News and Highlights
Study Supports Analyzing Cost Variations at the Hospital Level
William B. Borden, MD, Assistant Professor of Healthcare Policy and Research, is the lead author; and Alvin I. Mushlin, MD, ScM, Professor of Healthcare Policy and Research, and of Medicine, the senior author, of an article published in Healthcare titled “Assessing variation in utilization for acute myocardial infarction in New York State.” Noting that previous studies have shown wide variations in the amount of money Medicare spends for heart attack hospital admissions throughout the regions of New York State, the authors tried to determine if analyzing variations in costs at the hospital level is useful in helping to explain regional cost variations.
“We found a strong correlation between Medicare reimbursements for specific regions in New York State and hospital costs in that region,” said Dr. Borden. “This correlation supports the use of hospital costs to examine the reasons for regional variation.”
“The study revealed that hospitals with cardiac surgery capability had higher costs. This is not surprising since cardiac surgery capable hospitals care for more complex patients and can provide more intensive services,” said Dr. Mushlin. “Among hospitals with similar cardiac capabilities, the complexity and illness of patients was the leading cause of cost variation.” The authors also found that teaching hospitals have greater costs on a per-patient basis than non-teaching hospitals. They conclude that the study findings support further measurement and analysis at the hospital level to better understand the reasons for regional variations in healthcare expenditures.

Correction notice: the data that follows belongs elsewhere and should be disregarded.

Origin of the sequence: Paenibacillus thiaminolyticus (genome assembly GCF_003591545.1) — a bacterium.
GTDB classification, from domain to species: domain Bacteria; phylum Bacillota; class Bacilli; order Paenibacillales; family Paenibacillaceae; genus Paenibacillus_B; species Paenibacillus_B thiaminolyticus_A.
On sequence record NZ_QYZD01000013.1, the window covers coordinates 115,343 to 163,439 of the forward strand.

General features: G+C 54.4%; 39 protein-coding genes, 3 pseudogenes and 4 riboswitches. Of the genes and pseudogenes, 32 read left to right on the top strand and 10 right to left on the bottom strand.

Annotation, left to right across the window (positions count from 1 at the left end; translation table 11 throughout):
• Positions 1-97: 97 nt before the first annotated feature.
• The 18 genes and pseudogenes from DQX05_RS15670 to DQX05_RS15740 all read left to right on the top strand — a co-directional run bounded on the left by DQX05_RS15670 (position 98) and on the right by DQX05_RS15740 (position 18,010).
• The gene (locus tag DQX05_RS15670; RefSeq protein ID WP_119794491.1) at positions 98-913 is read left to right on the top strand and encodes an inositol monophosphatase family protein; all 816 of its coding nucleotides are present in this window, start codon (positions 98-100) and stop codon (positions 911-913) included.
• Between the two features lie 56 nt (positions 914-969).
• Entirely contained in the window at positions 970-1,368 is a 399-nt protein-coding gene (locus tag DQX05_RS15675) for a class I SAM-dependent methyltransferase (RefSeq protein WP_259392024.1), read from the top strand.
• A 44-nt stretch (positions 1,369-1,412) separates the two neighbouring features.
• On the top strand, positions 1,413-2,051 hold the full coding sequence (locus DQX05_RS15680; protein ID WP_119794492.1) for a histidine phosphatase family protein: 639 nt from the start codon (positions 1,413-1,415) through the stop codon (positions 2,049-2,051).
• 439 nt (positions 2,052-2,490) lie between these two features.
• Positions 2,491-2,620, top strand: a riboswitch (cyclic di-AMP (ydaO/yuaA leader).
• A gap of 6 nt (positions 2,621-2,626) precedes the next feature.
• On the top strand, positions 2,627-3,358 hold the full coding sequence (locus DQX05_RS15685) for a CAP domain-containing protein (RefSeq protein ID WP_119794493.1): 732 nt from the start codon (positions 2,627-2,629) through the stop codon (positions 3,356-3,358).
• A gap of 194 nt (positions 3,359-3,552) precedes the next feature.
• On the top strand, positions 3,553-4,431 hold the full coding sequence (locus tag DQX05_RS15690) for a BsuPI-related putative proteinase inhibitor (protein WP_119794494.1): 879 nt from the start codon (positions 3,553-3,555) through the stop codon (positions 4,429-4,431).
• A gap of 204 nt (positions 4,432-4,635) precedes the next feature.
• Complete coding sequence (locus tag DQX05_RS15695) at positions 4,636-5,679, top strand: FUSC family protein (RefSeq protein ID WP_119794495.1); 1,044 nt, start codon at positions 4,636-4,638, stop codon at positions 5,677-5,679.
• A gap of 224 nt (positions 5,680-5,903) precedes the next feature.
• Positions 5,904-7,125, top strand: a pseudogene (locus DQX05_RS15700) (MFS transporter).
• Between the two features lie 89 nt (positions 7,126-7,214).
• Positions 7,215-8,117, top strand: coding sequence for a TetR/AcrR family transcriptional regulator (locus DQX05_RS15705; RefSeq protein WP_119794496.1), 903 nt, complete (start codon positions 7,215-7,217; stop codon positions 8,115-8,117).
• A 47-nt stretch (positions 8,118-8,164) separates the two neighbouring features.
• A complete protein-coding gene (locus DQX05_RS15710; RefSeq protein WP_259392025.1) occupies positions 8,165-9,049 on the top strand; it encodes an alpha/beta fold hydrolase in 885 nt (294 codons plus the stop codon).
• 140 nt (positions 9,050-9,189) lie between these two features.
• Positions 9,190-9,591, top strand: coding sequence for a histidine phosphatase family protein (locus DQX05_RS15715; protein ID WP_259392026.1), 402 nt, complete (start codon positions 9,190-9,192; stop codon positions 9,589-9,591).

- William B. Borden, Allison F. Marier, Thomas H. Dennison, Deborah A. Freund, Kevin Cook, Alvin I. Mushlin, Assessing variation in utilization for acute myocardial infarction in New York State, Healthcare, Available online 6 June 2014.
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